Musical Prayer

Tonight I did a short sound journey at the World Citizens Cafe in Framingham honoring Earth Day and offering musical prayer to Mother Earth. It was one of those events where I was asked to do it knowing I would be giving a five to ten minute sound offering and traveling an hour and a half to do so and knowing all the while that I wouldn't be making any money but that it would be well worth my while in every way. And so it was.

I only brought a handful of instruments with me but I chose instruments from as many parts of the world that I could. On their Facebook page the description for the World Citizens Cafe is as follows: "A place to relax and share our multicultural heritage. Discover the cultural differences that distinguish us and the commonalities that bind us. Stories from worldwide cultures, music,
tastes of international foods, lively conversation and of laughter ! Free and open to all." So, my guiding thoughts were to choose instruments that were global and the intentionality of a healing prayer for the Mother. I brought four Tibetan singing bowls, a Paiste gong made in Switzerland, a wind gong made in China, a condor feather flute made by a Peruvian shaman, an antique transverse flute made in London, a Native American flute, an instrumental tamboura made in India, a clay pot flute made by me, a rattle given to me by a Canadian shaman (which I think was made in the Amazon), a crystal bowl made in the United States and a didgeridoo from Australia.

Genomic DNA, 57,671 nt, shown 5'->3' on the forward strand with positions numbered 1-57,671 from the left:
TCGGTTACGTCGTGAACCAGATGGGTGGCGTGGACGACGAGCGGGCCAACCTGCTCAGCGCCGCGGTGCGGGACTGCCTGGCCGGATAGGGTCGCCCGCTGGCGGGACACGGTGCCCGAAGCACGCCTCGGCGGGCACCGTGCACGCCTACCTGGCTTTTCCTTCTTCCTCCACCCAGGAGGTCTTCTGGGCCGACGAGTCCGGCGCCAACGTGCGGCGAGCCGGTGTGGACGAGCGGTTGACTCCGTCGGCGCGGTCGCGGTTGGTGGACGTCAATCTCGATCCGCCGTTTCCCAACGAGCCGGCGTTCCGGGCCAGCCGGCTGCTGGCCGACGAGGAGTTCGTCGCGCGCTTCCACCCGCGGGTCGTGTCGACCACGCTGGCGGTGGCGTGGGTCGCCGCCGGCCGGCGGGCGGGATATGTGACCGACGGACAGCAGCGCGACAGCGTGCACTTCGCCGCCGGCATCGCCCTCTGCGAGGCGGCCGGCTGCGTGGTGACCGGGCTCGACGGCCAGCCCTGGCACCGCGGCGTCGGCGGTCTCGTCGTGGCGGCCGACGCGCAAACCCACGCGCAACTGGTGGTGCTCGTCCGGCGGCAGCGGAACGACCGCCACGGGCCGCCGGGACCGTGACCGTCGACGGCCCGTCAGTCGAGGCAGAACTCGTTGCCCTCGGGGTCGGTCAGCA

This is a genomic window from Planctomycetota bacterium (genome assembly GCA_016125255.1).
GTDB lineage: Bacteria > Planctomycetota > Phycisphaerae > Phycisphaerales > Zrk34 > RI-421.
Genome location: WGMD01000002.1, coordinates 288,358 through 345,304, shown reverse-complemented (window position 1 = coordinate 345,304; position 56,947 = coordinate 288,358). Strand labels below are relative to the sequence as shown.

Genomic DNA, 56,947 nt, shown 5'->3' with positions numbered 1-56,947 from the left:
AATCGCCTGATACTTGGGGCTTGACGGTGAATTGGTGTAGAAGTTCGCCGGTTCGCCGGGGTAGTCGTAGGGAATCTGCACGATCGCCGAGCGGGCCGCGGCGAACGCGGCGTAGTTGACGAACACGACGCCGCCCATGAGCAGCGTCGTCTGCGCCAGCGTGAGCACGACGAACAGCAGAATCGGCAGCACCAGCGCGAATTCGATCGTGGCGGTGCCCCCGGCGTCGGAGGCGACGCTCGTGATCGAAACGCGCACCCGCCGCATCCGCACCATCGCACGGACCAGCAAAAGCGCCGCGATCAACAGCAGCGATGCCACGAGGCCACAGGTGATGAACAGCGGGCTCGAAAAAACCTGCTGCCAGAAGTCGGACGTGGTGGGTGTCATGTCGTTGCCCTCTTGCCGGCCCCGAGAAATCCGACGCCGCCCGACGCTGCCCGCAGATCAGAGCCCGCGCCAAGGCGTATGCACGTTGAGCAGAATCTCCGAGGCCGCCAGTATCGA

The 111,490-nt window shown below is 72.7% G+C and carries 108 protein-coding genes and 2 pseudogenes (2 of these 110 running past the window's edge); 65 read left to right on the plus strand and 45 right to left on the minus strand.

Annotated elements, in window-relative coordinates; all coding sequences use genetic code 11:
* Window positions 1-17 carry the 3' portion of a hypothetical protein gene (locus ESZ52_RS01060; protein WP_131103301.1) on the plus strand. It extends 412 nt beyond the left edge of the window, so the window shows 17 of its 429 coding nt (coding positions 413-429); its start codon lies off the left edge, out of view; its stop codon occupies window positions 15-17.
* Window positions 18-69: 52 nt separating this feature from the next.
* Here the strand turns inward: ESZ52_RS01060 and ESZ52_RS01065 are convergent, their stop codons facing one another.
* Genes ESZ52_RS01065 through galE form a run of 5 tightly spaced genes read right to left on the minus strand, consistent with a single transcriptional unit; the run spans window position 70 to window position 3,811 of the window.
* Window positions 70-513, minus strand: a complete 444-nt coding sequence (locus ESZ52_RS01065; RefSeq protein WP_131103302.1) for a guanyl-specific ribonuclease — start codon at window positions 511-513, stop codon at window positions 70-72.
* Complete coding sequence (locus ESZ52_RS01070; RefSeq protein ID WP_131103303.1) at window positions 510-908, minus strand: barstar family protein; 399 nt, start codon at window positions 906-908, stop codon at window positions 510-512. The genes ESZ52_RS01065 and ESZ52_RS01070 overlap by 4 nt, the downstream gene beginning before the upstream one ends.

It was such a lovely evening... a beautiful group of people, and everyone seemed to love the sound journey. It was wonderful to see how deep and how far people were able to travel with the sound in spite of it being so short. I am reminded that time really has no bearing on the experience because the effect of sound is instantaneous and transcendent.